Five years after the summer launch of “Survivor” ignited the reality TV boom, the networks are once again looking to the warm weather months to usher in the next big unscripted hit.
While nonfiction remains a strong force in primetime, the genre suffered through some serious growing pains during the 2004-’05 season. A glut of copycat skeins, ill-conceived ideas and bad scheduling resulted in a slew of unscripted failures, while the season’s two top-rated newcomers (“Biggest Loser” and “Nanny 911”) were modest successes at best.
Now, after trying to use reality fare to fill holes during the regular season, the nets seemed to have come to their senses and remembered that it’s easier for such shows — “American Idol,” “Big Brother” — to catch on with auds when they’re not competing against big scripted guns.
“Summer is a time when you can try things that might be a little risky, might be a little high concept,” says ABC exec VP Jeff Bader. “There’s less downside and more opportunity.”
To that end, the broadcast networks will unleash more than a dozen fresh nonfiction skeins over the next three months — all in the hope that one or two of the newcomers turns out to be a game-changer.
Interestingly, every network but the WB is planning to take a stab at the music or dance genre including Fox, which already boasts the tune titan “American Idol.”
ABC will step out first, premiering “Dancing With the Stars” on June 1. A remake of U.K. hit “Strictly Come Dancing,” the show is a cross between “Idol” and “Dance Fever,” in which B-list celebs pair up with professional ballroom dancers in order to compete on the dance floor. Fox has a similar skein in the works, “So You Think You Can Dance” that’s being produced by the team behind “Idol.”
On June2, the beat goes on when NBC imports another Brit success, “Hit Me Baby One More Time.” It’s a sort of second-chance “Idol” in which former chart toppers try to reconnect with fans by covering current hits.
CBS might just have the biggest gun of the summer, however, with the Mark Burnett-produced “Rock Star.” Skein’s set up is very much like “Idol,” but with a couple of key twists, says showrunner David Goffin.
“It cares about story, character and rock ‘n’ roll,” he explains, adding that the show has had tremendous success licensing songs from big rock acts, including the Beatles, Rolling Stones, Nirvana, the Killers and R.E.M.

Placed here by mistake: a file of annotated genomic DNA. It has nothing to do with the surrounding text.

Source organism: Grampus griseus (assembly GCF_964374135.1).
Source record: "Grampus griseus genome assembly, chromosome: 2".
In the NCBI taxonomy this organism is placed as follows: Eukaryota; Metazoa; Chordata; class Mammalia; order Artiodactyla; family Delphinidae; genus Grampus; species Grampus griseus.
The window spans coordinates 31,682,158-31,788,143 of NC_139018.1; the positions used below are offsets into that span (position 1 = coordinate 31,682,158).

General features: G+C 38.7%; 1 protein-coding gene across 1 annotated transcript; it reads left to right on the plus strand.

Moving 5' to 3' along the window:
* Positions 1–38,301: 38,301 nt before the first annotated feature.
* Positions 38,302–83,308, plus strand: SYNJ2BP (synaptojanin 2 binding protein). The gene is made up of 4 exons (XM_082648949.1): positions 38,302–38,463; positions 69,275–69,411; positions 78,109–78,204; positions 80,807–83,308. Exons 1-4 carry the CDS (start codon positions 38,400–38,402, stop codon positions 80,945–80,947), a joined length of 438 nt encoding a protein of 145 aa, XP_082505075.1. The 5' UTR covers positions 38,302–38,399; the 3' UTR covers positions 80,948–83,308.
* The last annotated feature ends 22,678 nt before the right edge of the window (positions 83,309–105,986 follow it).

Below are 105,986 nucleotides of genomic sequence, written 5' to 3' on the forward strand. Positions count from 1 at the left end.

Eye’s sister web, UPN, is expected to use the summer months to launch “R U the Girl?” It’s a competition-based show toplined by the two members of TLC.
Other major reality trends for the summer include:
- More feel-good, change-your-life skeins similar to “Extreme Makeover: Home Edition.” ABC has “Brat Camp,” “The Scholar” and “Welcome to the Neighborhood,” while NBC will bring back “Biggest Loser.” Fox is planning a program that shows viewers how they can shave years off their lives.
- Success of “The Simple Life” has spawned more unscripted comedies, including CBS’ “Fire Me, Please,” the WB’s “Beauty and the Geek,” and NBC’s “Tommy Lee Goes to College” and “Meet Mr. Mom.”
- As happens during the regular season with scripted shows, look for nets to use established reality hits to help launch newcomers, scheduling entire blocks of unscripted programming. ABC will use repeats of “Supernanny,” for example, to bring auds to “Dancing With the Stars,” while CBS will once again ask “Big Brother” to deliver viewers to a new show (in this case, “Rock Star.”)
“If you look back at last summer, I don’t think there’s any question ‘The Amazing Race’ was helped by having a compatible lead-in,” says CBS senior exec VP Kelly Kahl, who last year used “Big Brother” to breathe new life into “Race.”
- Shows will be spread out throughout summer. In past years, nets have concentrated reality fare later in the season. This year, most nets will kick off programming within a week or two of the end of May sweeps.
“The important thing is to treat all three months seriously,” says NBC scheduling czar Mitch Metcalf. “We want to roll out (Peacock’s summer shows) in a logical way and not put everything on too early or too late.”
While some reality TV insiders are happy to see the nets take big summer chances again, there is a downside to all of this activity — too much competition.
“The trouble with summer now is trying to find a timeslot where there isn’t some big reality show,” Bader says.